I'm reading the travel guides and lots of information and I'm trying to ingest all of it. Still, I have more questions:
Is Lamphun the ancient city with the GIANT looking staircases and massive structure?
I've heard how the elephant rides are over-rated or not worth it. Still, it is a must for me. What is the best area in all of Thailand to do this?
Likewise, bamboo rafting over rapids sounds incredible. Where do I need to go to do this right?
How long would it take me to get to Issan from Chiang Mai? My concern in this trip is time more so than money. So, I'd be willing to hire a car or fly or whatever. Even so, how much would it cost approximately?
Same question: Chiang Mai to the Meh Khong and the Laos border. How long might it take me and how much would it cost?
Am I trying to fit too much into two weeks?
Thank you again.
#1 sleepingstill has been a member since 9/9/2006. Posts: 3
Hi again sleepingstill
Passing on the stuff I've been researching. I am checking out the self drive touring stuff too 'cos dislike tours and there are 3 of us (and tour to lampang and elephant centre US$71 each) this is internet price so I'm sure it's much cheaper out of Chiang Mai with many competitors. You can see a good deal of northern Thailand if you self drive. Not suggesting that you use these guys but this site gives a good itinerary for various length self drives, a car is roughly US$50 per day, can pick car up in Chiang Mai and drop off in Chiang Rai. Then you can select accomodation that suits. Must have International Drivers Permit in Thailand.
Google 'Self drive Chiang Rai - Chiang Mai' The website is passionasia.com
Elephant stuff. Over rated or not it's still pretty a pretty amazing thing to do just once ... their hair is so prickly. There is a private elephant centre at Chiang Dao which is promoted as a half day tour. I'm leaning towards the Goverment run training centre and hospital at Lampang 77 kms from CM where they do 1/3 day mahout training, shows 2 per day and extra show on Sat and Sun and elephant rides 8 - 3. Many of the Royal elephants are trained and housed here and supposedly treated better. Google 'elephant training centre lampang' it's a weird site more of a forum-hard to find out entrance prices but nice pics of baby elephants. And they give directions if you take the bus (and photo to show bus driver)
There are tour promoters everywhere in CM, you can do a half day combined raft/ride (rapids! maybe an accumulation of river stones but you still get wet cos no caulking on these babies) Still lots of fun.
Trying to do too much?? Do you want the experience or to see as much possible?
Hope this info helps
#2 marianwarren has been a member since 12/3/2006. Posts: 270
Just letting you know that when I was in Thailand a month or so ago I was super stoked to ride an elephant too. Unfortunately I cried the whole time because of the horrible mistreatment of the elephents. They are wild animals and seeing them all chained in a dusty basically parking lot for elephants, scorching in the sun, looking ridiculously unhappy wasnt the amazing experience I was looking for. I met a number of people who went to the non-riding camps, where the elephants are rescued from such riding operations which I heard was amazing. You can help wash them and interact with them and they are actually happy. I am now donating money to a number of these organizations because I felt so bad that I contributed to the mistreatment of the other elephants. Please give this a thought.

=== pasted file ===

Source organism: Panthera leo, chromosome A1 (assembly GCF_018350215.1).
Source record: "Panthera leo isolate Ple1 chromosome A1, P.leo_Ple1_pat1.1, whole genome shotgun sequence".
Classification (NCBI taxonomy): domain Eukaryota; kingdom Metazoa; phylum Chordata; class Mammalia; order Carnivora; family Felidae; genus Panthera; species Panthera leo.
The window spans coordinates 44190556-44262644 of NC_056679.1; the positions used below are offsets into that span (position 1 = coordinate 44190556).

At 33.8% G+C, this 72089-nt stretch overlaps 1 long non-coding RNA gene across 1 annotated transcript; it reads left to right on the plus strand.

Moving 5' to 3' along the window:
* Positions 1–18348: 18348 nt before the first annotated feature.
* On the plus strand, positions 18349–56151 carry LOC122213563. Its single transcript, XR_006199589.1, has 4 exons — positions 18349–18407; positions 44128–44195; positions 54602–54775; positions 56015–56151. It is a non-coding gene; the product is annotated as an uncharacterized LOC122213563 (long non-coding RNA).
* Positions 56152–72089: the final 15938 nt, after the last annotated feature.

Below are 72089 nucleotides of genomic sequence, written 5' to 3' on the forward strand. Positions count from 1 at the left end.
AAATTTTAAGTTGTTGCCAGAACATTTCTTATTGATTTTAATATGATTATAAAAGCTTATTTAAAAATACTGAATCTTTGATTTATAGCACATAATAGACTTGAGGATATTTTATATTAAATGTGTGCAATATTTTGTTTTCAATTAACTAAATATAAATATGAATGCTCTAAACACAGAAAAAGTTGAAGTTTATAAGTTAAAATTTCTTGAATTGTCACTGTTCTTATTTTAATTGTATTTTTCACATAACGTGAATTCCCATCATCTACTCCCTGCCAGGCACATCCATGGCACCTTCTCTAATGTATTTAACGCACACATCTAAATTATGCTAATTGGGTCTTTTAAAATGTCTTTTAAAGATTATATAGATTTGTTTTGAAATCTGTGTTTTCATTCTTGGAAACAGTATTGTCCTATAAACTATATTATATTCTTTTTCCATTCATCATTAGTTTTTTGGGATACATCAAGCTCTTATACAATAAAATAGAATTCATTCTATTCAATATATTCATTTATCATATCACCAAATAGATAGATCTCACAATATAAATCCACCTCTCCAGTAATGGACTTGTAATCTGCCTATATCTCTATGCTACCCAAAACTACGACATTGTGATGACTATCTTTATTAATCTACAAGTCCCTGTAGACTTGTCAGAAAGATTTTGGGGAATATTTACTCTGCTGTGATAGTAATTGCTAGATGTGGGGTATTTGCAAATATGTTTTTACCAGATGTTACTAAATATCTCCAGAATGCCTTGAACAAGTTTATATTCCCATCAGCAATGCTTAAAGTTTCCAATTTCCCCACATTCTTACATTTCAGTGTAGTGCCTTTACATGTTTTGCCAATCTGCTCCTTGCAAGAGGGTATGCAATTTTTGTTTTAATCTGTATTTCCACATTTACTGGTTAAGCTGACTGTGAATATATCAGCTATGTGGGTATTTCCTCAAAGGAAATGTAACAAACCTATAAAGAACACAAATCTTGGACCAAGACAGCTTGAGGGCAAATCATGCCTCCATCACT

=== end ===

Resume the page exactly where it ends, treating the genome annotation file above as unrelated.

#4 jldm has been a member since 9/7/2006. Posts: 8
Do you have a name of these organisations (the one you donate to)? Like you I went on an elephant ride in Thailand, but came away feeling really concerned about the way in which these elephants were treated.
I elephant I went on was hit with a large metal object, which looked like it might hurt. I asked the Thai man (who was steering the elephant) if he was hurting the elephant, he didn't really answer my question, but told me he used it when the elephant would disobey.
#5 Laura_B has been a member since 30/6/2006. Posts: 54
Treatment of the elephants varies from park to park -- the Lampang Centre mentioned by Marian is regarded as a progressive example of an elephant camp where the animals are well treated and looked after.
There's a few rescue centres scattered across Thailand -- another we've heard about is Elephant Stay in Ayutthaya, just outside Bangkok -- well worth a visit. There's another outside Kanchanaburi, but its name escapes me.
Laura B, the metal thing you're talking about -- if it is a metal hook-like tool -- about the length of a large stirring spoon -- then it's a common device used "to get the elephant's attention" -- though I don't think it hurts the elephant. I guess they're too big to put on a leash, so this prodding device is an alternative.